Jan. 16 2013 10:55 AM
RWriter from Manhattan

I was an overweight child. My mother was very neurotic about it.
I'm not overweight as an adult. I got into vegetarianism and exercise. But I bear psychological scars. I struggle with low self worth.

I think the most important issue is that the child doesn't feel bad about herself, NO MATTER WHAT HER SIZE. We're all going to gain and lose over the years.

We need to love ourselves. This is essential for women.

Jan. 16 2013 10:53 AM

With the childhood obesity epidemic, I applaud the efforts that she made for her daughter and the fact that she is openly discussing this. No parent ever does everything perfectly. I can understanding pouring out a drink because in weak moments I have resorted to similar tactics -- like dumping my son's cloths in the waste basket when he won't pick them up off the floor.

My son has a friend who is just really a fun kid. He is now 13 and obese and can't control his diet at all. Constantly eating. When my son had a sleepover he ate half the birthday cake in the middle of the night. I feel bad for him, but since I'm not his parent I don't feel like I can say anything.

Jan. 16 2013 10:52 AM
john from office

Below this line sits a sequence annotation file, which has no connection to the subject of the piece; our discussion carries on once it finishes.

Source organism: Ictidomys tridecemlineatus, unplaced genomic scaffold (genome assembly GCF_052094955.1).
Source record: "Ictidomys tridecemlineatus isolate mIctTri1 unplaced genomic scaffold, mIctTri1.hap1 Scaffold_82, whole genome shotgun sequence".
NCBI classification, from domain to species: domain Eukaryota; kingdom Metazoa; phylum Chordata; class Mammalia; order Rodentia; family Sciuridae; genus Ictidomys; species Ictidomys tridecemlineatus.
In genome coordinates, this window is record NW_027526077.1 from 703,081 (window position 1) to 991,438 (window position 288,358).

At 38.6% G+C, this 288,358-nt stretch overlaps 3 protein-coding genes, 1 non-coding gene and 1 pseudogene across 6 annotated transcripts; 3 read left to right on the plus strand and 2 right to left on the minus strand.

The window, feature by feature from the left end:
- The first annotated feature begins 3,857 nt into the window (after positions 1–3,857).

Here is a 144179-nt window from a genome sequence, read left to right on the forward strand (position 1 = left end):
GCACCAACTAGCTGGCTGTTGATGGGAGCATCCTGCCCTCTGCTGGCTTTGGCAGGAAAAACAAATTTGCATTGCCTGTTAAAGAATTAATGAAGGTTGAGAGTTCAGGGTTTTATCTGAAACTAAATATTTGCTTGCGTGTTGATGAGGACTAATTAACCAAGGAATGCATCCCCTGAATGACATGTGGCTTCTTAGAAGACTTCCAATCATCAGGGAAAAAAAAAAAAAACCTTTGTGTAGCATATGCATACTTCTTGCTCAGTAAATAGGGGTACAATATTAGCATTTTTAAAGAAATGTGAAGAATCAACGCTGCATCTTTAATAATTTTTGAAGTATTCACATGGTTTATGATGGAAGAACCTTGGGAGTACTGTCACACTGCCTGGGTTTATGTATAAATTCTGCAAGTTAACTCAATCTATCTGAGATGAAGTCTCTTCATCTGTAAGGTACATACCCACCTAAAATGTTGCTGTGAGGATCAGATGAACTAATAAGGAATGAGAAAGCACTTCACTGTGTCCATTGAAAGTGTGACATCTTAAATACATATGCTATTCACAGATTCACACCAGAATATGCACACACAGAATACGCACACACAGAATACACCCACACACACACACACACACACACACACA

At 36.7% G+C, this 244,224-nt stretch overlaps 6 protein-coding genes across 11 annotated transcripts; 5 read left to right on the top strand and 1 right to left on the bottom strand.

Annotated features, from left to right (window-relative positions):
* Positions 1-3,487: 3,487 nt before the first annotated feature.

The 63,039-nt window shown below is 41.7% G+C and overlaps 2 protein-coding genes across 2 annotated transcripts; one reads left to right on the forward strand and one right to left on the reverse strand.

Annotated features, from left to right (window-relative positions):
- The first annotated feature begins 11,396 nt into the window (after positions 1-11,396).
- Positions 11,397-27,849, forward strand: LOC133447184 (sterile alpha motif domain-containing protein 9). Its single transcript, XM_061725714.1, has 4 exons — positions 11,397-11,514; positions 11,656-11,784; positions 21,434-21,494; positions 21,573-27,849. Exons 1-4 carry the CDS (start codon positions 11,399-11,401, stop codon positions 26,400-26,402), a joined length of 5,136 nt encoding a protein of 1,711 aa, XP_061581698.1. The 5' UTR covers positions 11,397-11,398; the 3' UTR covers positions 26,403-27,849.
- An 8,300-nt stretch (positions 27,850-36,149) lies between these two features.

We live in such an attention starved time. This "mom" should leave her kid alone, get her the help she needs and not have a book written about her. Wow, wait for the book by the kid in a few years about "mom".

Jan. 16 2013 10:51 AM
rob from queens

Good on you Mrs Weiss for being an active parent as opposed to blaming everyone else and society, you pulled your socks up and did something to help your child's health

Jan. 16 2013 10:51 AM
Matt

A 9-year old has "internalized" life lessons already?

Jan. 16 2013 10:50 AM

No junk/industrial food?? Just "healthy" foods??

Really??

I know parents that SAY the EXACT same thing but, the reality is COMPLETELY DIFFERENT.

Jan. 16 2013 10:50 AM
Bonn from East Village

The earlier, the better to curb obesity and get her daughter on the right track by eating healthy. When I lived in Spain, one of my teenage students spent a semester in America and came back fat from eating all the junk food and large portions. Her mother took her to a doctor and got her back to a healthy weight for her age and size. The daughter was quite happy to do that and be part of the healthy Spanish eating lifestyle.

Jan. 16 2013 10:50 AM
Brian from nyc

Lifestyle changes? Since when do 7 year olds have lifestyles?

Jan. 16 2013 10:47 AM